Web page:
Jihad at the J-School
Written by Bwog Staff
On Wednesday evening, BBC Correspondent Daljit Dhaliwal sat down with Salman Ahmad, guitarist of Pakistan’s biggest rock band Junoon, to discuss his new, provocatively-titled autobiography, Rock & Roll Jihad: A Muslim Rock Star’s Revolution for Peace. Liz Jacob, Bwog’s South Asian Entertainment Correspondent, reports.
Going into Wednesday’s lecture, your correspondent expected to see the J-School’s World Room filled with fans eager to see their favorite Pakistani rock star in person, especially given the size of Columbia’s South Asian population. Unfortunately, this was not the case. The venue was half-full at best—a sad turnout for what proved to be an entertaining evening.
After opening the evening with a song, Salman Ahmad moved on to discuss the origins of his autobiography with the lovely Daljit Dhaliwal. Though obviously now a successful musician, Ahmad had never been encouraged to pursue music as a career. In his hometown of Lahore, people simply did not consider music a viable profession. It was not until he moved to the United States to attend junior high when he discovered the wonders of Jimmy Hendrix, the Rolling Stones, and Led Zeppelin. Here, he realized his desire to become a rock star—an aspiration that conflicted very strongly with his parents’ wish for him to become a doctor.
When asked about this apparent clash of eastern and western viewpoints, Ahmad waxed poetic about music’s blindness to boundaries, likening the conflict to a musical collaboration. “When you’re jamming,” he said, “you don’t know where it’s going when it first comes out, but you trust in your heart that it will take you to a really magical place.” Following this line of reasoning, east and west can merge without difficulty. Ahmad argues, in fact, that people lock themselves behind imagined boundaries between themselves and others. “In reality, we are all in unity.”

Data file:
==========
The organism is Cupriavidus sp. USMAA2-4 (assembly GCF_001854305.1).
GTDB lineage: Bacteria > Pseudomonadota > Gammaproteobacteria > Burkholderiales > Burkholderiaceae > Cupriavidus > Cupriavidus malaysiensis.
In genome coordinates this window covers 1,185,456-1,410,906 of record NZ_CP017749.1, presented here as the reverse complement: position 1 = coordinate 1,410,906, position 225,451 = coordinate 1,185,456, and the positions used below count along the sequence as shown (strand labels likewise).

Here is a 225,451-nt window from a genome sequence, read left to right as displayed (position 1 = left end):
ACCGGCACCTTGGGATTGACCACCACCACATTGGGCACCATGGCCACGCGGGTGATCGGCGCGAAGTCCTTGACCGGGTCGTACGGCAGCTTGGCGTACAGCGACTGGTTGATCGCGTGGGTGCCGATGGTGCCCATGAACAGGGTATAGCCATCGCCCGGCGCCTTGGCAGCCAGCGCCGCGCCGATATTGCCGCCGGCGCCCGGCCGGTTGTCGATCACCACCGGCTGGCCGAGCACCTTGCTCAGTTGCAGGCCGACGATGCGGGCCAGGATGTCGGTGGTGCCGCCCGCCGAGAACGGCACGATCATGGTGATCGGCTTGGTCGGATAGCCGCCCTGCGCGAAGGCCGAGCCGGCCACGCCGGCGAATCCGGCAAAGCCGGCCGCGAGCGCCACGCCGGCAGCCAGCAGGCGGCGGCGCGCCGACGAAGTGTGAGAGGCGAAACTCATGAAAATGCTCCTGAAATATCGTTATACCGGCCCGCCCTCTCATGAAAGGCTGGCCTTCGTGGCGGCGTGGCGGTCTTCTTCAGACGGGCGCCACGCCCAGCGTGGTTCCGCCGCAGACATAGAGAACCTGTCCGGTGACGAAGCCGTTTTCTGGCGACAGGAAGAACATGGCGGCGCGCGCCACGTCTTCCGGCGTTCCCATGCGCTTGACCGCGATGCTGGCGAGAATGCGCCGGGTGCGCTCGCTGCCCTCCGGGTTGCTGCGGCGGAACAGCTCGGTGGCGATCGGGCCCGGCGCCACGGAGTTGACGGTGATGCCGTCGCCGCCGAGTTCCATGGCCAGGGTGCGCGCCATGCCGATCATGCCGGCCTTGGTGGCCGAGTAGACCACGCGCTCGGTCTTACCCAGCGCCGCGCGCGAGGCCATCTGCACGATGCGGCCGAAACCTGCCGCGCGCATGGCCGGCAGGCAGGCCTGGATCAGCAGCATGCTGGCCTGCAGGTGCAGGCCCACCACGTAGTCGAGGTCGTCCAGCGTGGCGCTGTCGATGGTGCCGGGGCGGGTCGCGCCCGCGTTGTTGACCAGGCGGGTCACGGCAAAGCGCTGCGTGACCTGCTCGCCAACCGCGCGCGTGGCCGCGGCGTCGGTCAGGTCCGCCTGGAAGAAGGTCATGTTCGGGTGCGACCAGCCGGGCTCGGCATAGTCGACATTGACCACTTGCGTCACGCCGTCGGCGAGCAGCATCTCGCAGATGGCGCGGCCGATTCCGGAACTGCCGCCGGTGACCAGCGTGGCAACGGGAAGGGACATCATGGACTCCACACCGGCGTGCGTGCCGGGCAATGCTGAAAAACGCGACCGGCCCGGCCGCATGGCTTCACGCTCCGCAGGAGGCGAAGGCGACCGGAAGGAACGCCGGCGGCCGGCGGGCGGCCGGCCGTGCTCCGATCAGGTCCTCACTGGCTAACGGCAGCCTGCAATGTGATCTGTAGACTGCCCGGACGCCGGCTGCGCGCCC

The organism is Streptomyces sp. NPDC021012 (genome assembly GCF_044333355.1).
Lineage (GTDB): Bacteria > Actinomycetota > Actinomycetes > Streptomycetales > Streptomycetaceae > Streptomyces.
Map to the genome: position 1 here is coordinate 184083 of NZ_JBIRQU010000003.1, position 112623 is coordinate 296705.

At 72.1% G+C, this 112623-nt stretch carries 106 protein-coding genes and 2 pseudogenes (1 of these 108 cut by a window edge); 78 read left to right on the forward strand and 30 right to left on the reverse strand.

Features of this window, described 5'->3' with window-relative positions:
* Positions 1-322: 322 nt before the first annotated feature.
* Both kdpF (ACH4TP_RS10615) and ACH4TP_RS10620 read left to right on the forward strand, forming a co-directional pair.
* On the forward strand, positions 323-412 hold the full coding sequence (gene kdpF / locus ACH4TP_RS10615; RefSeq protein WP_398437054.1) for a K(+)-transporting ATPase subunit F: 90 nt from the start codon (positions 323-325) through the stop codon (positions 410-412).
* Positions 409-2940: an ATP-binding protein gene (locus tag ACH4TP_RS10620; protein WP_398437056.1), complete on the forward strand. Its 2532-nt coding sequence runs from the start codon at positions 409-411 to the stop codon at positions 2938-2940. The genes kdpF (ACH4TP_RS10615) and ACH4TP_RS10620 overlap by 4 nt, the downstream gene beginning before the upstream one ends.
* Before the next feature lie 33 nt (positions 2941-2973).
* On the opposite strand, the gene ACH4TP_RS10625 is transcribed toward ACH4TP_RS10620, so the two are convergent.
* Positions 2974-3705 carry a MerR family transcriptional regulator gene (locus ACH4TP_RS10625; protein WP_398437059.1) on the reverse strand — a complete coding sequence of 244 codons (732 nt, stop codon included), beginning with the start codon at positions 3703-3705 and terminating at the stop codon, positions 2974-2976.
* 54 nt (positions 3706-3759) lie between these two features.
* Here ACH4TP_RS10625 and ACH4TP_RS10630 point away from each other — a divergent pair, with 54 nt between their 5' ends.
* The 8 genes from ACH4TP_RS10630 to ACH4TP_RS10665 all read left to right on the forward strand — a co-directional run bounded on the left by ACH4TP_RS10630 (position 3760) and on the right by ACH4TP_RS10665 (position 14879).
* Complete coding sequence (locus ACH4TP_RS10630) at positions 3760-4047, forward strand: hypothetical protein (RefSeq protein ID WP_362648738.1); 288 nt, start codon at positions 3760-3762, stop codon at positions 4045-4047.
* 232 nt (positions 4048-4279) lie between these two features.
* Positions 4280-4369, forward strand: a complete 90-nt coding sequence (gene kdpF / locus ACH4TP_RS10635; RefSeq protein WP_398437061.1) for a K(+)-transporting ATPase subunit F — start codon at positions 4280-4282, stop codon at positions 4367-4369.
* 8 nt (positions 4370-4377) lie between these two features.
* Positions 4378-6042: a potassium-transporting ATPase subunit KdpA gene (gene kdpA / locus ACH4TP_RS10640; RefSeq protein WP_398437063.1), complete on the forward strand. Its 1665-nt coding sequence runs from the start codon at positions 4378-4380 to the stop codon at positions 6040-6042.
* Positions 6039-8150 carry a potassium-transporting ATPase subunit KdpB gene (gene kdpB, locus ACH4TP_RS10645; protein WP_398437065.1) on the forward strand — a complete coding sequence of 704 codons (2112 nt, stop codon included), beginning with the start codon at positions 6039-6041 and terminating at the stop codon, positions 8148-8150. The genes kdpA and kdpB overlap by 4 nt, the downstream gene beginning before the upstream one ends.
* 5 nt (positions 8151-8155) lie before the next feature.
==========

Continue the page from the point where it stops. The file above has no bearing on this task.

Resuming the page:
Though his musical inspiration may come off as slightly clichéd, his motivation is legitimate. As a devout Muslim, he sees it as his obligation to defend his religion from the negativity that has been associated with it, particularly through the term, “jihad.” Sometimes referred to as the sixth pillar of Islam, jihad, meaning “struggle” in Arabic, represents the religious duty of all Muslims. It implies the necessity of leading a righteous life, battling against injustice, doing good works, and defending Islam. According to Ahmad, it is this last requirement that has become deeply misconstrued. “Hijacked” by religious extremists, jihad has been used as justification for the killing of innocent people. As result, rather than inspiring self-improvement, the term conjures up many of the buzzwords peppering the American media for the past eight years—terrorism, al-Qaeda, Osama bin Laden, and the like.
Indeed, Ahmad attests that it is the media that has cast such a dark shadow on Pakistan and Islam. Though most Muslims openly condemned the violent attacks of September 11th, he contends, the media chose to focus on the radical minority that condoned that supposed act of jihad. This, inevitably, provoked “a strange, almost unilateral judgment that all Muslims thought that this jihad was valid.”